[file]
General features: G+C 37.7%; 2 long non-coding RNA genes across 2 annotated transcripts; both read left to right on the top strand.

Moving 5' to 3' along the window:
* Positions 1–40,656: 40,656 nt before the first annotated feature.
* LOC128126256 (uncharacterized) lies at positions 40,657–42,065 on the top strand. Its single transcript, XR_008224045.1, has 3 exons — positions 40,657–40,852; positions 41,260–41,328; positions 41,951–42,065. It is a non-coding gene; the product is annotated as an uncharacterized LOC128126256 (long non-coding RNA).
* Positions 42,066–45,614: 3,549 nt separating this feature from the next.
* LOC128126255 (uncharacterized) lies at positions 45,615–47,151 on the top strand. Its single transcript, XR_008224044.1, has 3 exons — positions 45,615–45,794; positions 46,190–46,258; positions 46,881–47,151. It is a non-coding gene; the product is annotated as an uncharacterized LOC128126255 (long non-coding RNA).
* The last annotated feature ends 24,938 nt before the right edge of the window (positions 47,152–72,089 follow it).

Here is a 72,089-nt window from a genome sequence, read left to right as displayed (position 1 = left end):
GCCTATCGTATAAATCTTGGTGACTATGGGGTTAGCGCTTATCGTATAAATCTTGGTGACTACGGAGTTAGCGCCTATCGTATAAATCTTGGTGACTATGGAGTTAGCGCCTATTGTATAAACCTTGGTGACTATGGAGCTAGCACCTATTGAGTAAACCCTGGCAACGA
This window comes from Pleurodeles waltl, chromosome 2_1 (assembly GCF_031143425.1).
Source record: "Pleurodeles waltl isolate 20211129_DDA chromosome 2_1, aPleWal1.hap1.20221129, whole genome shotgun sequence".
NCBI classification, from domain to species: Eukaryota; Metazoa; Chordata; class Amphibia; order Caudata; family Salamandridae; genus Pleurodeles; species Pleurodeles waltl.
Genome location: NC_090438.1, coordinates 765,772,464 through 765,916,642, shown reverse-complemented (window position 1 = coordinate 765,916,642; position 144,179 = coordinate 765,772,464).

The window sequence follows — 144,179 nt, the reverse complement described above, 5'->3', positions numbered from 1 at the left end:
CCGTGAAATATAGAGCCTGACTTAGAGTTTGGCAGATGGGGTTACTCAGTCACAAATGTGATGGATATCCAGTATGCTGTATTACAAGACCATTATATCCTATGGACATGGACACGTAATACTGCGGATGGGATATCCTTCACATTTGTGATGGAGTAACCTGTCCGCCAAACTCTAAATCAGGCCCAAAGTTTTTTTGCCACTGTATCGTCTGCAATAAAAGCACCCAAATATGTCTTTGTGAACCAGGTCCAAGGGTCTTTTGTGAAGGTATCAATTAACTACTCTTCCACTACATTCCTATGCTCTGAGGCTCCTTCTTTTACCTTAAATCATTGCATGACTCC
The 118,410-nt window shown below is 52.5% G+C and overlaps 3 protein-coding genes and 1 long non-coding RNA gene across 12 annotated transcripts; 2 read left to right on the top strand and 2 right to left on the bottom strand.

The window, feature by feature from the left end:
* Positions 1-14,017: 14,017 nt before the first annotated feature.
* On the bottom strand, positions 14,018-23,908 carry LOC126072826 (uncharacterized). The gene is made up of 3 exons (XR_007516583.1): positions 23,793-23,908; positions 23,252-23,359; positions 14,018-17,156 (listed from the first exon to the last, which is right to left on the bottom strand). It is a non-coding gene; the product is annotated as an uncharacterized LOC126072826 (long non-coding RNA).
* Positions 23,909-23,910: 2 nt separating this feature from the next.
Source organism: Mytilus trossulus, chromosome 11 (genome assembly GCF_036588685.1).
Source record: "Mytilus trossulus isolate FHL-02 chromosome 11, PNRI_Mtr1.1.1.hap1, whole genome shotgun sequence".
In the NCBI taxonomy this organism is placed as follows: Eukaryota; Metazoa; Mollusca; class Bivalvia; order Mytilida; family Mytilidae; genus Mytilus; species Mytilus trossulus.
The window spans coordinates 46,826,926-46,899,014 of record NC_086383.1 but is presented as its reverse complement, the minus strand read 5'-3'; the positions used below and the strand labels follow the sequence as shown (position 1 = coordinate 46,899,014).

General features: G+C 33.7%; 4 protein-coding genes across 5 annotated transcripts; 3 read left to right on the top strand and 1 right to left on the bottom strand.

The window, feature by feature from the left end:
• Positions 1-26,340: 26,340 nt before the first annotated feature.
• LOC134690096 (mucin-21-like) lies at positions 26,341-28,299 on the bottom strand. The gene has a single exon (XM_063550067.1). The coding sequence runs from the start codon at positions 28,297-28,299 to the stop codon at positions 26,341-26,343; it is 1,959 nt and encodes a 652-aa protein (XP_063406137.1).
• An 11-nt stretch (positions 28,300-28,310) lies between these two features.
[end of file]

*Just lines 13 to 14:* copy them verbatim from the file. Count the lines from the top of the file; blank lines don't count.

Genome location: NC_090438.1, coordinates 765,772,464 through 765,916,642, shown reverse-complemented (window position 1 = coordinate 765,916,642; position 144,179 = coordinate 765,772,464).

The window sequence follows — 144,179 nt, the reverse complement described above, 5'->3', positions numbered from 1 at the left end: